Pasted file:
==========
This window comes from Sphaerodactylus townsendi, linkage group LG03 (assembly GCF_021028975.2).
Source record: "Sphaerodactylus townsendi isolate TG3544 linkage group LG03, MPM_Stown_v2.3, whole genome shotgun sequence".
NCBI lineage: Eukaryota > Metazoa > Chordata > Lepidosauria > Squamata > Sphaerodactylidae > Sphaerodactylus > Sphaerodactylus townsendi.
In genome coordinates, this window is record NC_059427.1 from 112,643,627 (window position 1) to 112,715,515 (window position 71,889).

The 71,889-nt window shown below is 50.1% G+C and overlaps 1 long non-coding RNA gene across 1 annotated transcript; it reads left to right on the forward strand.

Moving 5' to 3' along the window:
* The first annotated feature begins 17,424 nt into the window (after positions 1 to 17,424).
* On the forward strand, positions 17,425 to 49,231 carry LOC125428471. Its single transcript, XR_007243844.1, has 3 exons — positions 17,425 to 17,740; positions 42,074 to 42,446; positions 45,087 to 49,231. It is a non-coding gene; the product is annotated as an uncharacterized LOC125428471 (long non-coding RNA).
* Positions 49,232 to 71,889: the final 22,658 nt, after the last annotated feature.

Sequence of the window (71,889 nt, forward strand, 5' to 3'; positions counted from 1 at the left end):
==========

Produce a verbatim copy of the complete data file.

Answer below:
This window comes from Sphaerodactylus townsendi, linkage group LG03 (assembly GCF_021028975.2).
Source record: "Sphaerodactylus townsendi isolate TG3544 linkage group LG03, MPM_Stown_v2.3, whole genome shotgun sequence".
NCBI lineage: Eukaryota > Metazoa > Chordata > Lepidosauria > Squamata > Sphaerodactylidae > Sphaerodactylus > Sphaerodactylus townsendi.
In genome coordinates, this window is record NC_059427.1 from 112,643,627 (window position 1) to 112,715,515 (window position 71,889).

The 71,889-nt window shown below is 50.1% G+C and overlaps 1 long non-coding RNA gene across 1 annotated transcript; it reads left to right on the forward strand.

Moving 5' to 3' along the window:
* The first annotated feature begins 17,424 nt into the window (after positions 1 to 17,424).
* On the forward strand, positions 17,425 to 49,231 carry LOC125428471. Its single transcript, XR_007243844.1, has 3 exons — positions 17,425 to 17,740; positions 42,074 to 42,446; positions 45,087 to 49,231. It is a non-coding gene; the product is annotated as an uncharacterized LOC125428471 (long non-coding RNA).
* Positions 49,232 to 71,889: the final 22,658 nt, after the last annotated feature.

Sequence of the window (71,889 nt, forward strand, 5' to 3'; positions counted from 1 at the left end):